Arsenal experienced yet another disappointing season without silverware this term after yet another bout of summer sales but they only need to look at the success maintained at FC Porto for inspiration.
It’s well documented and oftentimes overplayed in the media that the Gunners have become a ‘feeder club’ by way of their own transfer policy.
The sales of Robin van Persie and Alex Song last summer only added fuel to the fire for discontents in their fan base who believe the club’s board and majority shareholder prioritize profit over success on the pitch.
The previous season’s sales of Cesc Fabregas, Samir Nasri, and Gael Clichy left to Barcelona and Manchester City respectively only compounded fears that the club had slipped off its perch as one of the top clubs not only in England but on the continent.
Regardless of the shackling of the manager’s hands due to the new stadium build and previous sponsorship deals which coincided almost exactly with their subsequent trophy drought, Gunners fans are desperate to see changes this summer with Arsene Wenger reportedly having a £70 million kitty to play with.
Meanwhile, the likes of Champions League finalists Borussia Dortmund have been operating in much the same way in the Bundesliga – they have adopted much the same socialist model in their spending habits.
But, whilst the success of Dortmund is one thing, Arsenal could do well to take a leaf out of FC Porto’s book. The Portuguese champions have sold off their best assets season after season and still managed to win titles both domestically and on the continent.
Porto have in the past 5 years kick-started the careers of some of the best players in the world.
The likes of Radamel Falcao, Hulk, Raul Meireles, James Rodriguez, Lucho Gonzalez, Lisandro Lopez, Aly Cissokho, Bruno Alves, and Fredy Gaurin have all been sold in the same period they have won three domestic league titles, three Super Cup titles, and the Europa League title.
To put that into context, they sold Falcao to Athletico Madrid for €40 million last summer – he had been their top scorer for several season much like Robin van Persie had been for Arsenal but his replacement this term Jackson Martinez cost just $11 million and managed to score 31 goals in his debut season.
This summer they are set to sell Joao Moutinho and James Rodriguez to AS Monaco in a double-deal worth a reported £60 million. They signed 21-year-old Rodriguez for just €5 million in 2010 and Moutinho from Sporting for a reasonable €11 million. They have effectively made four-odd million in profit on the pair.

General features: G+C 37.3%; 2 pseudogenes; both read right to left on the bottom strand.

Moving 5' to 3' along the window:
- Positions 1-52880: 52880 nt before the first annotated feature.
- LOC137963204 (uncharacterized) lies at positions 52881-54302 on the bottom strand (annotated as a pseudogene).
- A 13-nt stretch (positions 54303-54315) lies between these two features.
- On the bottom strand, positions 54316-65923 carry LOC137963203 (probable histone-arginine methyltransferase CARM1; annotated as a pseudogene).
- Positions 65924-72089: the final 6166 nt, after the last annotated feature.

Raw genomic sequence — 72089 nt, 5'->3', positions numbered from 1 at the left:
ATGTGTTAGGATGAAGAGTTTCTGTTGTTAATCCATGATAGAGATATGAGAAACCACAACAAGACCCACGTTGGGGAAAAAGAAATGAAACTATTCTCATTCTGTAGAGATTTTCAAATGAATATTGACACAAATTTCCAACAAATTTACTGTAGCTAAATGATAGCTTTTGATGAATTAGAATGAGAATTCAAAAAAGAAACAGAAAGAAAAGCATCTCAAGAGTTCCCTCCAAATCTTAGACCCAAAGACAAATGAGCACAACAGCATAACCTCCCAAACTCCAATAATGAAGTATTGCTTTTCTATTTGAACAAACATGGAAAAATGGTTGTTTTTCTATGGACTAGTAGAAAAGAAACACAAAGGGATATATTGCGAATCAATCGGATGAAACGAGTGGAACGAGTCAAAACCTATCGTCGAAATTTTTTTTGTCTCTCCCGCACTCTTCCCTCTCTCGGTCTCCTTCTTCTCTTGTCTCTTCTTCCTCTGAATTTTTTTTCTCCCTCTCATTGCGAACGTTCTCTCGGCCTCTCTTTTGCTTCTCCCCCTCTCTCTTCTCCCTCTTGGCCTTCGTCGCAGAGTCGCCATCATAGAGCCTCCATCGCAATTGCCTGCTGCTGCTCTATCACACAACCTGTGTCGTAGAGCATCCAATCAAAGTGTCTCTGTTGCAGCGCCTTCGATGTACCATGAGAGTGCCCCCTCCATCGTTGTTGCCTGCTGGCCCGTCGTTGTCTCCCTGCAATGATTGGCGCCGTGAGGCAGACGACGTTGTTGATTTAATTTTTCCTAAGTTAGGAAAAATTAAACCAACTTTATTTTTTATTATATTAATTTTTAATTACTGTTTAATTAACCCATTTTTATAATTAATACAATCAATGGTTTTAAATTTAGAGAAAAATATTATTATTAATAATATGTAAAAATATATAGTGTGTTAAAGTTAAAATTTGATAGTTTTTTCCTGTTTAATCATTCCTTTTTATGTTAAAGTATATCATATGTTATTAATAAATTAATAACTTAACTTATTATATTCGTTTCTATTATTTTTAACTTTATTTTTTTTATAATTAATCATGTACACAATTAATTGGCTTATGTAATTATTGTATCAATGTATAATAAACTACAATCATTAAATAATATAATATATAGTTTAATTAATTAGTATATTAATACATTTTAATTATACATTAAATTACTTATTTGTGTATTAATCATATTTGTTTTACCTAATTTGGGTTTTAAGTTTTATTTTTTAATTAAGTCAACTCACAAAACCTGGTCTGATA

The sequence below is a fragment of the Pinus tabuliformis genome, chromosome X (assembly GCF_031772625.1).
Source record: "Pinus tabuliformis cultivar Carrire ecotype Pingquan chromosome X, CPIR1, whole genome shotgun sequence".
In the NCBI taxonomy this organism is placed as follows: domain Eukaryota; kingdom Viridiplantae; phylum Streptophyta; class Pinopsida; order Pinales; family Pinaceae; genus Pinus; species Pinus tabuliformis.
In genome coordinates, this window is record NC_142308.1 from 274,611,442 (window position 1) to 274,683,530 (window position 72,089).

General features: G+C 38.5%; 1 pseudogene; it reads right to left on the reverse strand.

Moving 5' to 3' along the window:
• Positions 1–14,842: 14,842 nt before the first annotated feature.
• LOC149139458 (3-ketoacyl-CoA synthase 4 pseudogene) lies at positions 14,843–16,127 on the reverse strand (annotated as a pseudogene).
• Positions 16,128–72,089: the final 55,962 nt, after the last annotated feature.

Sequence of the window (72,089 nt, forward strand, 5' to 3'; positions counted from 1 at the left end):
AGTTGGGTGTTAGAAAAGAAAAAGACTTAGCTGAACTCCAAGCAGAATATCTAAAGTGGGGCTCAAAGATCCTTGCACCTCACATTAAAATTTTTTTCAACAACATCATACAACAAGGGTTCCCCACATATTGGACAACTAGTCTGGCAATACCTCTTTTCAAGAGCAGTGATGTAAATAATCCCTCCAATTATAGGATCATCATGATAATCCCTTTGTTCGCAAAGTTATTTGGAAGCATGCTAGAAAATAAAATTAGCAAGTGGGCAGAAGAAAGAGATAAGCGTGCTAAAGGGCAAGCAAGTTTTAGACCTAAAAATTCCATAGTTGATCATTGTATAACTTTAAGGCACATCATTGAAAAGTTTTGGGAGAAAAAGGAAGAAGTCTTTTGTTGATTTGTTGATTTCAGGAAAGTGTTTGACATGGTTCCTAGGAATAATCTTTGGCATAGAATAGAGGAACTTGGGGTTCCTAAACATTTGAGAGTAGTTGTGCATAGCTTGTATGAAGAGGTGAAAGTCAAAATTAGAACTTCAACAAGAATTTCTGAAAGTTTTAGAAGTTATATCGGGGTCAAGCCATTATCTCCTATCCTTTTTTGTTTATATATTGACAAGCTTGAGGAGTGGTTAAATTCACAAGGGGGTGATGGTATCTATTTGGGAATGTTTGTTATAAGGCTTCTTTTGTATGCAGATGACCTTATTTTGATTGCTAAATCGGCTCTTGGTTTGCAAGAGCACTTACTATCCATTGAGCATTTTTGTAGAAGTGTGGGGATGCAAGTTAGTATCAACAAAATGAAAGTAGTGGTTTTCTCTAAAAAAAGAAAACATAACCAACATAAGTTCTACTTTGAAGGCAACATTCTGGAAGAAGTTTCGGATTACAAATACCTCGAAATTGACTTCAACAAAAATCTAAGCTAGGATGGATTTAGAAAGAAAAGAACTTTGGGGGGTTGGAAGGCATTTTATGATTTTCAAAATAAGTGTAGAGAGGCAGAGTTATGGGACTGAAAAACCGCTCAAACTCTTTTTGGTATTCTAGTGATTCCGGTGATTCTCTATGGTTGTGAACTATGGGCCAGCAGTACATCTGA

Whilst, in this country, Arsenal would be criticized for that kind of sale, in Portugal they are proud of their policy – the reason being that they do not fear for their future; they know they will have adequate replacements in before next term.
"We are used to seeing this from Porto in the last 10 years or so: excellence in elevating players' quality," Portuguese League boss Mario Figueiredo told Reuters.
"Porto have really won international prestige with the passing of the years and created a very strong structure," former Porto coach Andre-Villas Boas said in December.
"It is the most organised club I've seen."
“Our board really knows what it is doing," Porto keeper Fabiano said this week.
"Rodriguez and Moutinho left but Porto will be strong next season, ready to dispute the championship and be champions."
That’s right, they are proud of their policy on selling players – because it works. They exploit the South American market so well and they are, as the quotes imply, very well organized in terms of their youth academy and development programs. They plan for the future better than most of the biggest clubs in Europe.
"We have become a stepping stone for talent from several South American countries, not just from Brazil but also Colombia and Argentina," Figueiredo said, finally.
Whilst clubs in England like Arsenal would be unlikely to get the same work permits for South American talent, there is still plenty they can learn from the structure in place at Porto.
There is no shame in selling star players to make huge profits – that’s just intelligent business – what Arsenal must ensure is that if they are going to sell a Van Persie or a Fabregas or Nasri that they have an adequate replacement waiting in the wings or lined up to come in. That is the key FC Porto’s sustained success.
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